For Tom Krell, this has been a long time coming. It's best to just get it out of the way: Care is the most straightforward pop record the man known as How To Dress Well has crafted in his career yet. For longtime fans who already slightly balked at the tidy accessibility of "What is this Heart?" - but ultimately couldn't help being swayed by its meticulous beauty - that may well be news to mourn.

Should it be? Krell has been nothing if not open about his long-term desire to craft just such an album, his love for Janet Jackson a clear message. Still, if Total Loss was his Velvet Rope then this one is more his All for You: wanting to reach more by doing less. The further Krell flees from Love Remains the more one is left to wonder if the lo-fi aesthetic so many still cling to was borne more out of necessity than for the indie image it granted.

Judging from Care, the artist himself certainly has no interest in remaining in that lo-fi period, and one can't help but feel for him. His original audience is so attached to the concept that they may well not give this album a fair shake. Nonetheless, what's here is perfectly adequate pop record - but is that something we can accept from a man with such prior peaks?

Every song seems built to be serviceable. From the trotting introduction 'Can You Tell' - which finds Krell at perhaps his most lyrically confident yet ("I want to lay you down and take you right there") - to the tacked on 'edgier' outro to the following 'Salt Song', Care can't help feeling a bit over-constructed.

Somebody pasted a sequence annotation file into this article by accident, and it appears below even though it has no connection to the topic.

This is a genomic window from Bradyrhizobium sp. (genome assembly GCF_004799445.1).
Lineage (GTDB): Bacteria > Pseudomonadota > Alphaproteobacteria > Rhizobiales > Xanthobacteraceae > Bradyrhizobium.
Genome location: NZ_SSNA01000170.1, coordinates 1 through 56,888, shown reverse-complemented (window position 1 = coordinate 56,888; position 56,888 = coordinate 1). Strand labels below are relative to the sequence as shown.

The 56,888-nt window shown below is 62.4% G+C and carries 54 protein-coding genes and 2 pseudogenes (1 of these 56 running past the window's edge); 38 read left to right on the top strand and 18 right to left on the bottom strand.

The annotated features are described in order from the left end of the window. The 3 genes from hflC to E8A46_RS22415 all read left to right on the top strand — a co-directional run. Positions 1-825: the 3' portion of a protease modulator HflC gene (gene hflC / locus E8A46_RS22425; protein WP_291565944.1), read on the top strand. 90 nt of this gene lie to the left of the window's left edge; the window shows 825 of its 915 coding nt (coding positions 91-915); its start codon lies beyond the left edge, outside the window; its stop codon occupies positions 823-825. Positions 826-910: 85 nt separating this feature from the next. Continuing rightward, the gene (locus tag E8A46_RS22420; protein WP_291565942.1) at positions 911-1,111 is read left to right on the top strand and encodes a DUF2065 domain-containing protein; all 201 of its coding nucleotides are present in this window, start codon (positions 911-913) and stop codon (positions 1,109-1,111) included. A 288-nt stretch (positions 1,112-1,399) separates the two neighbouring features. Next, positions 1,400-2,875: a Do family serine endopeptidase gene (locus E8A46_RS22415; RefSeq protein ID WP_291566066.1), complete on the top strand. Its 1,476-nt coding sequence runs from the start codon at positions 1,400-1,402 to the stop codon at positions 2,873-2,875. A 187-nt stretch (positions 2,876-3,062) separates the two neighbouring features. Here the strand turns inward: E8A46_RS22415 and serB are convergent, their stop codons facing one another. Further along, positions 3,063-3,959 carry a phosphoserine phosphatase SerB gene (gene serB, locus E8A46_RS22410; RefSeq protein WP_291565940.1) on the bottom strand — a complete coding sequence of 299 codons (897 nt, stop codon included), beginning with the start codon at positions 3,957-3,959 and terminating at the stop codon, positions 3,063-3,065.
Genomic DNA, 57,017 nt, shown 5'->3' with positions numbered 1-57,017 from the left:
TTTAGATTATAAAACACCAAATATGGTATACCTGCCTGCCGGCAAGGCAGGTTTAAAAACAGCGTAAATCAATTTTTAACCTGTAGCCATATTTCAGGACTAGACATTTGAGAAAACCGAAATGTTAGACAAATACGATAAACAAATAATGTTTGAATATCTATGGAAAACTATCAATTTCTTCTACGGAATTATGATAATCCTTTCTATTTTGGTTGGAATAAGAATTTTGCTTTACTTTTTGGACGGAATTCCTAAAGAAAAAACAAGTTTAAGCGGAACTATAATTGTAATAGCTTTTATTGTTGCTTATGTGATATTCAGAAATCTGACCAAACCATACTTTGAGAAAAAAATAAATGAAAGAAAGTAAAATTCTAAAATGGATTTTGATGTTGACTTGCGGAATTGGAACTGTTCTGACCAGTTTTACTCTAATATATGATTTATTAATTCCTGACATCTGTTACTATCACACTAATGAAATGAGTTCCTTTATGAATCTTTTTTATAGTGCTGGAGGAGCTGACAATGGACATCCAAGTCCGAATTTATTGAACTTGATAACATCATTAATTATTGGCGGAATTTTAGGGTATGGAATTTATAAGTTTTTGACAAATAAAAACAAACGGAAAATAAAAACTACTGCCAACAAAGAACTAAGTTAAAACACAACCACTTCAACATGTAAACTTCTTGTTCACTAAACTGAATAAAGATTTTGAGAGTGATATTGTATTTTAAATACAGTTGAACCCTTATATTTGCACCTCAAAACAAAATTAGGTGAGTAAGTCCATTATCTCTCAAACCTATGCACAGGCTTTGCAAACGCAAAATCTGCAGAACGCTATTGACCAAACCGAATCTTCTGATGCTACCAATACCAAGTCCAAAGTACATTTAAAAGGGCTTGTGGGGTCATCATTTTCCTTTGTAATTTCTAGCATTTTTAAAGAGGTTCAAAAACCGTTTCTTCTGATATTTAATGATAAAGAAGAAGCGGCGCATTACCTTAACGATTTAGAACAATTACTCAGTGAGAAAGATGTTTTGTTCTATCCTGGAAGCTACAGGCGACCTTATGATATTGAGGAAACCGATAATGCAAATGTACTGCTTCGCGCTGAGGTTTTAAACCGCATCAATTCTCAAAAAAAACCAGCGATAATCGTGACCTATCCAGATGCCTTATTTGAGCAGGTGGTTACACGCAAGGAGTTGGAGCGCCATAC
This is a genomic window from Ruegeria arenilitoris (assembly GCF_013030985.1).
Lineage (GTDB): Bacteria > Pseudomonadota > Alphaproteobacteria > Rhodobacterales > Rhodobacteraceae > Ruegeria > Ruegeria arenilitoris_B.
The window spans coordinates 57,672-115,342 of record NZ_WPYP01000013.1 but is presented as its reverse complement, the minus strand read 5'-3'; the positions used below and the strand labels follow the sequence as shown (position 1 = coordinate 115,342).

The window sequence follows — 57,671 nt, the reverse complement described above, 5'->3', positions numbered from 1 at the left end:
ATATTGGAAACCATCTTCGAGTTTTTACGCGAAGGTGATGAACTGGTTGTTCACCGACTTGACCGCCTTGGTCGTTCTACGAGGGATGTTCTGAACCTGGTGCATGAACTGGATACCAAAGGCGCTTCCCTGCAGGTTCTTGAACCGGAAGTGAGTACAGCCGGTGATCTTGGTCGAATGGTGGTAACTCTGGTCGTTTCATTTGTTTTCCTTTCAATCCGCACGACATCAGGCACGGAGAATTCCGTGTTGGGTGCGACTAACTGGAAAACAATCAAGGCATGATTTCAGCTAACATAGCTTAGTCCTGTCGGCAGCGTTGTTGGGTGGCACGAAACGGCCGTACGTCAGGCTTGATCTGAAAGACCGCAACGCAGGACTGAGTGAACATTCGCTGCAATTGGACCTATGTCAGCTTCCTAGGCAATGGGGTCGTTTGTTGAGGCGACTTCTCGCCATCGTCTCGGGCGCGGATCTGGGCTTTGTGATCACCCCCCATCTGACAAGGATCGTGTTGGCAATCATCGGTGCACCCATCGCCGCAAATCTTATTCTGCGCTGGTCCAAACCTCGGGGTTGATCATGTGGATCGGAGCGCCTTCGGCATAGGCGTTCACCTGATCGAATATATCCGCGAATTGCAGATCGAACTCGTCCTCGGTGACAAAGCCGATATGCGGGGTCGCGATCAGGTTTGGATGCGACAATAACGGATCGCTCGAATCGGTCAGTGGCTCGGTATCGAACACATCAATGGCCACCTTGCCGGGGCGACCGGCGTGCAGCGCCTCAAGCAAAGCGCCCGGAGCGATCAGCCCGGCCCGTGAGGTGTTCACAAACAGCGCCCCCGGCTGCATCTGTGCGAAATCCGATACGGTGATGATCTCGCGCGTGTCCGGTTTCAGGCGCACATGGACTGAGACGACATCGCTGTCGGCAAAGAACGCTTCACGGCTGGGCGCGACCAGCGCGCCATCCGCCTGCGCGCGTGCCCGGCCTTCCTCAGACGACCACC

All this isn't to completely tear Care down. It's clean-cut to a fault, but that doesn't render it joyless. Krell is still a marvel vocally, inverting the simplest phrases into an emotional wallop. Yet, for the first time it's the voice doing all the heavy lifting, masking the lack of intent behind. A key exception is 'The Ruins', which recounts oncoming adulthood malaise ("The world's crying on the telephone," "When she was younger she would ask me, how can people be so unhappy?") and even seems to drift into a narrative on abuse. Still, this outlier aside, the album stubbornly clings to safest moves of the man's career. The one thing readily apparent throughout is Krell's desire to pull back. His songs are known for being intimate, drifting into hyper-personal, but his thoughts here have never been more broad or vague than on this album. This is never more clear than in the 10-minute outro 'They'll Take Everything You Have', which seems to aim at being an anthem of hope, but misses its mark completely in broad strokes.

The intent is clear: to craft songs immediately relatable to any listener; an admirable goal for any songwriter with pop aspirations. Yet, whether he likes it or not, the man's personal strength has always come from his willingness to sit alongside his listener. Not all is lost in his retreat, the casual listener is sure to find comfort in the background nature of the music at play here, and a voice this talented couldn't help but deliver an above average pop record even on autopilot. That being said, there is a wish that he'd understand the very best pop statements don't shy away from a clear personality. In hoping to invite more of us in, Krell can't help but lose a bit of the voice that brought as along in the first place.